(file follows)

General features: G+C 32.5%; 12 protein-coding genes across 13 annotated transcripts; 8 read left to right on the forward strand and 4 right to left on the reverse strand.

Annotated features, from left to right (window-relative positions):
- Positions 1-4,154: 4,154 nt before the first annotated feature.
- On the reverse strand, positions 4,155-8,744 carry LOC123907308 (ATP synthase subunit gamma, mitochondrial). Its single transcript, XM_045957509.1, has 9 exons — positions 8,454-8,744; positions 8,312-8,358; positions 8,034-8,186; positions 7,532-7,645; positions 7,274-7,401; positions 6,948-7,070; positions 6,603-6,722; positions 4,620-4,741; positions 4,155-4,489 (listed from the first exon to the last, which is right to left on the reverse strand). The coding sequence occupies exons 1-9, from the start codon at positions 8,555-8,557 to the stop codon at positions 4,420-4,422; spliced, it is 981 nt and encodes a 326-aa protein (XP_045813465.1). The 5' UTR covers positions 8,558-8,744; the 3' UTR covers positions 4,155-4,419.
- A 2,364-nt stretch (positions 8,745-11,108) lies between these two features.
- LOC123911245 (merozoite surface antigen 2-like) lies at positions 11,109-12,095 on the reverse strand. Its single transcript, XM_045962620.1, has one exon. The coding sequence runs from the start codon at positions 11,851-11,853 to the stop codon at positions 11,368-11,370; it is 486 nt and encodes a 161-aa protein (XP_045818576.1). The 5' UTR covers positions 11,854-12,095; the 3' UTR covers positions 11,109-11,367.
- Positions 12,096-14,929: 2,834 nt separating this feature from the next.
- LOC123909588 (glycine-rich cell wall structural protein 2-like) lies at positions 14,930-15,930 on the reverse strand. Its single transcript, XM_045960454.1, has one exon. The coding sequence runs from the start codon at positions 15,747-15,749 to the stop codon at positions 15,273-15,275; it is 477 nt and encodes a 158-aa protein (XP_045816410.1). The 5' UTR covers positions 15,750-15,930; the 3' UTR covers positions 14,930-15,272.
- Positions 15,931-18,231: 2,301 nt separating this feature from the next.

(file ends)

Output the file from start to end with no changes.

General features: G+C 32.5%; 12 protein-coding genes across 13 annotated transcripts; 8 read left to right on the forward strand and 4 right to left on the reverse strand.

Annotated features, from left to right (window-relative positions):
- Positions 1-4,154: 4,154 nt before the first annotated feature.
- On the reverse strand, positions 4,155-8,744 carry LOC123907308 (ATP synthase subunit gamma, mitochondrial). Its single transcript, XM_045957509.1, has 9 exons — positions 8,454-8,744; positions 8,312-8,358; positions 8,034-8,186; positions 7,532-7,645; positions 7,274-7,401; positions 6,948-7,070; positions 6,603-6,722; positions 4,620-4,741; positions 4,155-4,489 (listed from the first exon to the last, which is right to left on the reverse strand). The coding sequence occupies exons 1-9, from the start codon at positions 8,555-8,557 to the stop codon at positions 4,420-4,422; spliced, it is 981 nt and encodes a 326-aa protein (XP_045813465.1). The 5' UTR covers positions 8,558-8,744; the 3' UTR covers positions 4,155-4,419.
- A 2,364-nt stretch (positions 8,745-11,108) lies between these two features.
- LOC123911245 (merozoite surface antigen 2-like) lies at positions 11,109-12,095 on the reverse strand. Its single transcript, XM_045962620.1, has one exon. The coding sequence runs from the start codon at positions 11,851-11,853 to the stop codon at positions 11,368-11,370; it is 486 nt and encodes a 161-aa protein (XP_045818576.1). The 5' UTR covers positions 11,854-12,095; the 3' UTR covers positions 11,109-11,367.
- Positions 12,096-14,929: 2,834 nt separating this feature from the next.
- LOC123909588 (glycine-rich cell wall structural protein 2-like) lies at positions 14,930-15,930 on the reverse strand. Its single transcript, XM_045960454.1, has one exon. The coding sequence runs from the start codon at positions 15,747-15,749 to the stop codon at positions 15,273-15,275; it is 477 nt and encodes a 158-aa protein (XP_045816410.1). The 5' UTR covers positions 15,750-15,930; the 3' UTR covers positions 14,930-15,272.
- Positions 15,931-18,231: 2,301 nt separating this feature from the next.